Wednesday, March 23rd, 2011
Forgive me for I have sinned. Without permission, I used company property for my own personal gain.
Earlier this year, I saw some ads on the subway system for a glasses and contact lens company. The ad proclaimed, “FREE GLASSES.” I proclaimed, “HOAX.”
But it wasn’t a hoax, it was just a very effective and provocative advertising campaign. Glasses cost me at least $400 every time so free glasses were extremely tempting. But, I also didn’t want want to be mentioned on the evening news as “Annie was one of 300 stupid people who fell for the glasses scam.”
So, after seeing ads for really cheap glasses from the same company a few more times, I broke down. I, um… borrowed company property. I used Conversition’s proprietary social media measurement system to collect a few thousand tweets and blogs, and forum and photo comments that mentioned the company and their ads. You see, thousands of independent opinions from people who have already conducted business with the company couldn’t be wrong.
The system cleaned the data of irrelevant spam, scored the sentiment on a continuous scale, and coded all of the comments into the one thousand, most relevant variables. Just a couple hours after I finally decided I wanted in on cheap glasses, I had valid and reliable, quantitative and qualitative social media data at my fingertips. And here’s what I learned.
- When people talked about whether they would recommend ClearlyContacts, 54% of those recommendations were positive, as opposed to middle of the road neutral or negative.
- 44% of comments about pricing were positive
- 37% of comments about the choice of products were positive
- 57% of comments about the customer service were positive
- 50% of comments about the shipping were positive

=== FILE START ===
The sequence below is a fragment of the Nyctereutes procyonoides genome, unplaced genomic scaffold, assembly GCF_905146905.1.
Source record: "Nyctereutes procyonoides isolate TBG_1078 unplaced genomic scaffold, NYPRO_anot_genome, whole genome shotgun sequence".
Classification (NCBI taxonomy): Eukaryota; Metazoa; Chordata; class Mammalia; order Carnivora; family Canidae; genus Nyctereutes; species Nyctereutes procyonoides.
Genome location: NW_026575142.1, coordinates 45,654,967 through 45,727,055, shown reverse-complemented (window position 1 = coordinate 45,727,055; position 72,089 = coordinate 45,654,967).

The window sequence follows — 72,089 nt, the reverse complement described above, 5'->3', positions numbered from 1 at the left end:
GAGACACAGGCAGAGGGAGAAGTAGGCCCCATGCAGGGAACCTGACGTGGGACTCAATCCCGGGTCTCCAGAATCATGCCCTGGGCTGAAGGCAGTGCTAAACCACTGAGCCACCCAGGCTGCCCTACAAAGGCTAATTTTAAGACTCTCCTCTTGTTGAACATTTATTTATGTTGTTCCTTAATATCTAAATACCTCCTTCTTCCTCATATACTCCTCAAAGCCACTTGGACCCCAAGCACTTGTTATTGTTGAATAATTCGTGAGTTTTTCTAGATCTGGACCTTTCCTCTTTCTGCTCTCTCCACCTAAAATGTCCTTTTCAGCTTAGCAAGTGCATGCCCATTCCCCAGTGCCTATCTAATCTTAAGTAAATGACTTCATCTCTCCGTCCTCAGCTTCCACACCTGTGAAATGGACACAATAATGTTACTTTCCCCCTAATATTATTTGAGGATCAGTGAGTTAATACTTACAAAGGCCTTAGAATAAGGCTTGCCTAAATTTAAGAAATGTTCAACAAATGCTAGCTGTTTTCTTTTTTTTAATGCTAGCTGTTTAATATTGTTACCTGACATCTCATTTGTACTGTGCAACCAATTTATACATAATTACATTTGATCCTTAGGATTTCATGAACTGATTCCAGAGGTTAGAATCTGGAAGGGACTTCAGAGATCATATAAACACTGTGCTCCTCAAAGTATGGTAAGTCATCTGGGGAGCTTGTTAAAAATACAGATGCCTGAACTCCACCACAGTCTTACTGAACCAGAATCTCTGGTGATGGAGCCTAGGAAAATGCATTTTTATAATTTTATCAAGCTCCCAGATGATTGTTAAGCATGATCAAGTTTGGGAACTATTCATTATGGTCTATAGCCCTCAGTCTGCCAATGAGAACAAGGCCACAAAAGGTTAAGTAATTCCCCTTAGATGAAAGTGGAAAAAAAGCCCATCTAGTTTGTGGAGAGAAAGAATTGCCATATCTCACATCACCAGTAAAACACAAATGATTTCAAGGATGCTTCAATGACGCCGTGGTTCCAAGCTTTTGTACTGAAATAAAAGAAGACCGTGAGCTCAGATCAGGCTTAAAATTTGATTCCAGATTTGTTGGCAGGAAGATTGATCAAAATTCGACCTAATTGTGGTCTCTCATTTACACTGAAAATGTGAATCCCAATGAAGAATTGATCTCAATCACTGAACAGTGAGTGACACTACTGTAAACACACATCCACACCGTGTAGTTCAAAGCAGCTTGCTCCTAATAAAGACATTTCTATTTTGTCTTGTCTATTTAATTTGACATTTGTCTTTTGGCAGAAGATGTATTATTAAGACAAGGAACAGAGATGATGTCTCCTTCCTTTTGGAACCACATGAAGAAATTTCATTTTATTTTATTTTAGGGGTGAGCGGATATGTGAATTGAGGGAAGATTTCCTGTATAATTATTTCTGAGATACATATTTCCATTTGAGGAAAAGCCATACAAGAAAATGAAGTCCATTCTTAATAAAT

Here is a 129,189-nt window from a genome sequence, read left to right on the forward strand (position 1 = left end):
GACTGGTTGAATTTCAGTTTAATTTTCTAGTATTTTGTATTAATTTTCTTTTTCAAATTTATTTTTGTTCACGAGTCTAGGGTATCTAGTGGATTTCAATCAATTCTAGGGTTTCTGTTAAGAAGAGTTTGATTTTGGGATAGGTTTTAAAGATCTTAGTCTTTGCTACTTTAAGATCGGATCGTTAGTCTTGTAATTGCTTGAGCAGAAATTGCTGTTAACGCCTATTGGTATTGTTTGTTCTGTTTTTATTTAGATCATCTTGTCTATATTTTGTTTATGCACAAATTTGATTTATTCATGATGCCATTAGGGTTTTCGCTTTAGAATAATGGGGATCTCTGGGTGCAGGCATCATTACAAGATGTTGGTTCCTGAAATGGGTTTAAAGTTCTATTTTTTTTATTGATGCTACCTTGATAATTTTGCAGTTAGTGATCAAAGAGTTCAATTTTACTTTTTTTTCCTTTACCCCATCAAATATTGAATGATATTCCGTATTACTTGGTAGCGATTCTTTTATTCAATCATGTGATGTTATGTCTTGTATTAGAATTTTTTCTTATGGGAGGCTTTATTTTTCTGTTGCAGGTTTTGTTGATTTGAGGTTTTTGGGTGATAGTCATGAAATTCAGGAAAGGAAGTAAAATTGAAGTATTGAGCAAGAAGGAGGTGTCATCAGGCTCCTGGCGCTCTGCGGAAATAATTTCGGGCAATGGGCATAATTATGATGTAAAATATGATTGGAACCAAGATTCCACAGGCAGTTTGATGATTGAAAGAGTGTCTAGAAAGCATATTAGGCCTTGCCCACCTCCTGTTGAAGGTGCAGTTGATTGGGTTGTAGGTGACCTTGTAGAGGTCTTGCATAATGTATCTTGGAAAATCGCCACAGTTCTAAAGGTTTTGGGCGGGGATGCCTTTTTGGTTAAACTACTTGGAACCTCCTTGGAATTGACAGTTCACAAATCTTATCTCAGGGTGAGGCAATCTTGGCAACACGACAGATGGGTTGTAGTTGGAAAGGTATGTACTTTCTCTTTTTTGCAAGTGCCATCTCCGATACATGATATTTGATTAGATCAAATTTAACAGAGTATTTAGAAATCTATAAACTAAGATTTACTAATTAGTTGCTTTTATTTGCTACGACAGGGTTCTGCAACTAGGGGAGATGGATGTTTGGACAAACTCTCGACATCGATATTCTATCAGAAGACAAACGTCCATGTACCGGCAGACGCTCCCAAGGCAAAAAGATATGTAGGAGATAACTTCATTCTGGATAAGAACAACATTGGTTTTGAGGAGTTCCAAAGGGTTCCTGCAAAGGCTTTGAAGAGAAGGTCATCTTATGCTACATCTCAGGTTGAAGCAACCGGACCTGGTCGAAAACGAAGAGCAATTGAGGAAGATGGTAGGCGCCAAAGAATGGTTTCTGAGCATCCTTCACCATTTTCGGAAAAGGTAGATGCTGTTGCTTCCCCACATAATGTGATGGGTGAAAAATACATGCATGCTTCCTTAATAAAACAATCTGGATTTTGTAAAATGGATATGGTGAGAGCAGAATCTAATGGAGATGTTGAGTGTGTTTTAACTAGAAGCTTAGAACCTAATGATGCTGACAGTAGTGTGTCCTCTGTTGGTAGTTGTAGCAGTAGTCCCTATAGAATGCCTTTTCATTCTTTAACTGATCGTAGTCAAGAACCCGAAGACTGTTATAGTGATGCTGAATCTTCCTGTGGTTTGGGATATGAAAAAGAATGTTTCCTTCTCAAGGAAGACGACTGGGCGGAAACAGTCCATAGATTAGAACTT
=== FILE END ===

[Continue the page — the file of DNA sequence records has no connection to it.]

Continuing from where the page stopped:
- Overall, about 46% of people liked this phantom internet company and less than 6% did not like the company.
Of course, you do have to listen to the people who aren’t happy if you want a balanced opinion, so I also checked out what the biggest complaints were.
- 11% of comments about the frames were negative
- 10% of comments about the lenses were negative
- 8% of comments about the check out process were negative
Given survey research norms call for about 10% to 15% of results to fall into the negative side of things, these negative comments were not out of the ordinary and were nothing for me to be concerned with. And since norms dictate that about 30% of results fall into the positive side of things, I felt even better.
Social media research did its job well and proved to me that the company was legit! So I bought a way cool pair of glasses for way cheap. Actually, because they were so cheap, I bought two pairs. Like ‘em?
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Category conversition | Tags: Tags: #ngmr, annie pettit, clearly contacts, clearlycontacts, content analysis, conversition, focus groups, lovestats, market research, marketresearch, mrx, newmr, sentiment analysis, smr, social media analytics, social media marketing, social media monitoring, social media plan, social media research, social media strategy, surveys, tessie ting, tessietweets, text analysis,